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What Happened To The Conductor Of The Hoboken NJ Transit Train? He's Injured

A commuter train crashed into a crowded station just before rush hour Thursday morning, leaving dozens injured and a least one person dead. What happened to the conductor of the Hoboken N.J. transit train? According to reports, the conductor is alive, but injured.

The conductor sits at the back of the train, according to Fox News. It's the engineer who was in the lead car and had to be pulled from the train and taken to treatment to a local hospital, Fox reported. CNN spoke with a rescue official who said that train's engineer was "unresponsive" at the scene.

CNN also reported that the one person killed in the train crash was a person standing on the platform in the station when the train came barreling in.

Bhagyesh Shah was a passenger riding in the back part of the first train car and said it was like the train just didn't slow down at all as it entered the Hoboken station. "The next thing I know, I'm on the floor. We are plowing through something ... and when the train came to a stop, I could see the parts of the roof on the first car and some of the debris next to me," Shah said, according to CNN.

The crash caused the roof of the Hoboken station to collapse onto commuters, sending glass, rain water, and hot electrical wires down onto the crash site, which slowed rescue efforts, according to USA Today.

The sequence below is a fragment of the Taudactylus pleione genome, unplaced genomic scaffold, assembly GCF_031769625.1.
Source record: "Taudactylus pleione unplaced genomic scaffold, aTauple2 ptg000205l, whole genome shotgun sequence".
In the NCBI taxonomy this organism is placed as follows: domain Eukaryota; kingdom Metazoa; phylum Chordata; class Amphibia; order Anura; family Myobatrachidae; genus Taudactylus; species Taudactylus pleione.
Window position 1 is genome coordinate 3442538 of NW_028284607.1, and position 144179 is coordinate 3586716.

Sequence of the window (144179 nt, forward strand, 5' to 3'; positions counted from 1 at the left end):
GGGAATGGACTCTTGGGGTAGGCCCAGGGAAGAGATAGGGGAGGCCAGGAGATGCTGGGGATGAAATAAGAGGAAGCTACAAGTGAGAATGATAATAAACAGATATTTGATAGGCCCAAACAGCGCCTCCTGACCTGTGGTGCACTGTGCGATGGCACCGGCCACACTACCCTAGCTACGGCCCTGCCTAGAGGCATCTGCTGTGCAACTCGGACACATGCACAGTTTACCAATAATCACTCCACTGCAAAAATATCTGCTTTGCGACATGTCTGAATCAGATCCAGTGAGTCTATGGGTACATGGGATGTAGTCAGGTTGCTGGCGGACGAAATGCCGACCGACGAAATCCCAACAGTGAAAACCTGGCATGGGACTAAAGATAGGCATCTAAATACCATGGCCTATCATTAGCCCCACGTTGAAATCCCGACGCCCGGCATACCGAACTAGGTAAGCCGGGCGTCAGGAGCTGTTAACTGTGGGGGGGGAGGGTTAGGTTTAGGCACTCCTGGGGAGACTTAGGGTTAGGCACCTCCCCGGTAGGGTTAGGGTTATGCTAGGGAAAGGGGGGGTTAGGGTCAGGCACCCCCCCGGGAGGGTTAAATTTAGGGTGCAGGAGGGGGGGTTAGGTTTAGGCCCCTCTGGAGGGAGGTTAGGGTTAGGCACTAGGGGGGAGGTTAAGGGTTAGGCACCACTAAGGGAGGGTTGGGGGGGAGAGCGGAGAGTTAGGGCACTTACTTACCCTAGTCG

For anyone concerned with whether terrorism played a role in the train crash, New Jersey Gov. Chris Christie put out a statement saying all indications are that this was an accident. "The one thing we do know," Christie's statement said, according to The Atlantic. "Is that the train was traveling at a high rate of speed."

Hoboken Mayor Dawn Zimmer also released a statement of thought and prayers and thanking the first responders for their efforts.

Investigators from the National Transportation Safety Board are interested in similarities between this incident and a 2011 train crash in the same Hoboken station, NTSB vice chairman Bella Dinh-Zarr told CNN. But, in that instance, the train hit the bumper block in Hoboken after overrunning it's stop, sending 33 passengers to the hospital with minor injuries, CNN reported.

The investigation into the 2001 crash found the engineer "failed to control the speed of the train entering the station, and that the lack of automatic breaking at the site contributed to the crash," USA Today reported.